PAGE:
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Harv: in that case we still have the problem of dealing with implications of implications, the practicality of us having access to all observable implications, etc.
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I deal directly with the problem of the fact that we only have a limited portion of "ultimate reality" to work with and am astounded that you have no interest in following the logic of that procedure. Your concern seems always to be the idea that such issues cannot be thought of.

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Harv: The problem is that you are missing P1' and the phrase 'ultimate reality'. The use of the term 'ultimate' is necessary since it precludes a theoretical understanding that is not fully reduced within the context of structured theory. This is important since a schizophrenic might misperceive objects along the lines consistent with P1', and attribute those delusional images as 'knowing reality'.
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I could not agree more!

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Harv: Without taking into consideration the inability in knowing ultimate reality, you can easily misconstrue the nature of human knowledge. {True!} ... The problem here is that there is no acceptable benchmark for instrumental notions to be accepted (i.e., is it experimental success at prediction? is it theoretical success of explanation? is it the outgrowth of technology? etc - who decides?).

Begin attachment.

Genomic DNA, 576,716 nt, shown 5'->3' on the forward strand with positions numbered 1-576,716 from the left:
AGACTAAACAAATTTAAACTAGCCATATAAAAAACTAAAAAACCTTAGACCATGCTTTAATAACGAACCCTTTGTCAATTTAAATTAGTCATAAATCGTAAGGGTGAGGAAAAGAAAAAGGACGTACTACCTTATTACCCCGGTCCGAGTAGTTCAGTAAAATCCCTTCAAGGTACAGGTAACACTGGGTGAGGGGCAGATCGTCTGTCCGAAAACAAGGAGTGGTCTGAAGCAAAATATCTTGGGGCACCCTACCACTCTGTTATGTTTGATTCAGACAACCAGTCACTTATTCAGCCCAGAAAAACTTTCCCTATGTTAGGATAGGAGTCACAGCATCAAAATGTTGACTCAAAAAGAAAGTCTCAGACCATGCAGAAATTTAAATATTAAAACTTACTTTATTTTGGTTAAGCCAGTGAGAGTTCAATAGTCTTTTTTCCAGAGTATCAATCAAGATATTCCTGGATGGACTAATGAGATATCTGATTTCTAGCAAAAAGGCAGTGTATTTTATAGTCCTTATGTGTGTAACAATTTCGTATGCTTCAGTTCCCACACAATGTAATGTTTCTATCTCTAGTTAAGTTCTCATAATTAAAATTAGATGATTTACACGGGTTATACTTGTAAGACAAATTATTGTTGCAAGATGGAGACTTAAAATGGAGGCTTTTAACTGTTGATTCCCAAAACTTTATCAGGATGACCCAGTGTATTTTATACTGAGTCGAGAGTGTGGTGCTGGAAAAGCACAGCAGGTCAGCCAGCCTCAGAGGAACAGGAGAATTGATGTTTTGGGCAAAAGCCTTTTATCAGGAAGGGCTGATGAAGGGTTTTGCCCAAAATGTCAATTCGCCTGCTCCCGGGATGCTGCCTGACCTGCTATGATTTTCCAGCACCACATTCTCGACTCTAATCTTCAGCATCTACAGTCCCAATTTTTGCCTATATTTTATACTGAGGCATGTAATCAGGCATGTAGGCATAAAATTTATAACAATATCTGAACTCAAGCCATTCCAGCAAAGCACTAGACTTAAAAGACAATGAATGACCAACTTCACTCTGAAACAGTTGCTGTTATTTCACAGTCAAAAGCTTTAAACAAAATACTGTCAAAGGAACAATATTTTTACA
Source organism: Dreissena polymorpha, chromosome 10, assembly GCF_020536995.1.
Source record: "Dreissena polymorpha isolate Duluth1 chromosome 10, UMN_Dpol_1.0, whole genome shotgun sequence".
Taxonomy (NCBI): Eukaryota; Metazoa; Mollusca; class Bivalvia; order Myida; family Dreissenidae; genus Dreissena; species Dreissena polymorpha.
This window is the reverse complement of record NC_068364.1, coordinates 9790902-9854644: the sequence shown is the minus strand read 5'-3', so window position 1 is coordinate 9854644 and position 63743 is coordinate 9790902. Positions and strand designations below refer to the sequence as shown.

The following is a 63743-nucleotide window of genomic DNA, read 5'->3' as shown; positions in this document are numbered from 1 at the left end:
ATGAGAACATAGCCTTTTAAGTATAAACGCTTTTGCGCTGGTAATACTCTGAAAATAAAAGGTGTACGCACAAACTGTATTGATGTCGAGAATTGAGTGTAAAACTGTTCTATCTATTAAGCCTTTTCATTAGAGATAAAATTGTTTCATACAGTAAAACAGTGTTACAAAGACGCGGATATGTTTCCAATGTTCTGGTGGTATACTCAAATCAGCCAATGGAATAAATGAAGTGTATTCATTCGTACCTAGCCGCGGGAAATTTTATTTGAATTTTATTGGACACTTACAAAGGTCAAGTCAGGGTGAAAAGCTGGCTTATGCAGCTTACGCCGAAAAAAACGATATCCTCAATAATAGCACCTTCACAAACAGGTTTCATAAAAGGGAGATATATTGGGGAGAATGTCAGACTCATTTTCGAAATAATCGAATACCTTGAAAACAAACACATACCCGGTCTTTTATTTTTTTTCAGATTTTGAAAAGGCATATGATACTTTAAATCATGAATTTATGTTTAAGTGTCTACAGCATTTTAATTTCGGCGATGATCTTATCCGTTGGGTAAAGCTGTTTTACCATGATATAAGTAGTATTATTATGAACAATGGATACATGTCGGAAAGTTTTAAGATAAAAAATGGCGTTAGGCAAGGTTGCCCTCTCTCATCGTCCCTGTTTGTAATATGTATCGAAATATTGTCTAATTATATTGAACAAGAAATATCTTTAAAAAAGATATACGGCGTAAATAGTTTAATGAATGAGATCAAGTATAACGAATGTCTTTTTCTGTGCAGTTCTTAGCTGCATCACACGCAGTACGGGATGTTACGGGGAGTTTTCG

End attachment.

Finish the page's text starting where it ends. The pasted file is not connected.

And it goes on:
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That is something I think is worth discussing!

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Harv: Frankly, I cannot think of any premise that I ultimately know is correct (even this one).
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I can not argue with that at all. So all that is left is that we do the best we can with what we can agree on! Mathematics and its implications???

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Harv: "I think you're running into a mental obstacle. Your predisposition to the whole psychological effect of 'logic' -- i.e., your succumbing to the emotional appeal of 'logic' -- is much stronger than your capacity to step back and distinguish the constituents of the particular psychological effect itself. We wish to sense something beyond a disordered reality because we don't want to face the fact that maybe we're just in an illogical world. Hence, we impose a logical laws for reality 'logic' which I think is just a tautological spiral of self-preserving psychology."
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I do not argue with that; however, at least the possibility of agreement exists! If the possibility of agreement does not exist, why should we talk?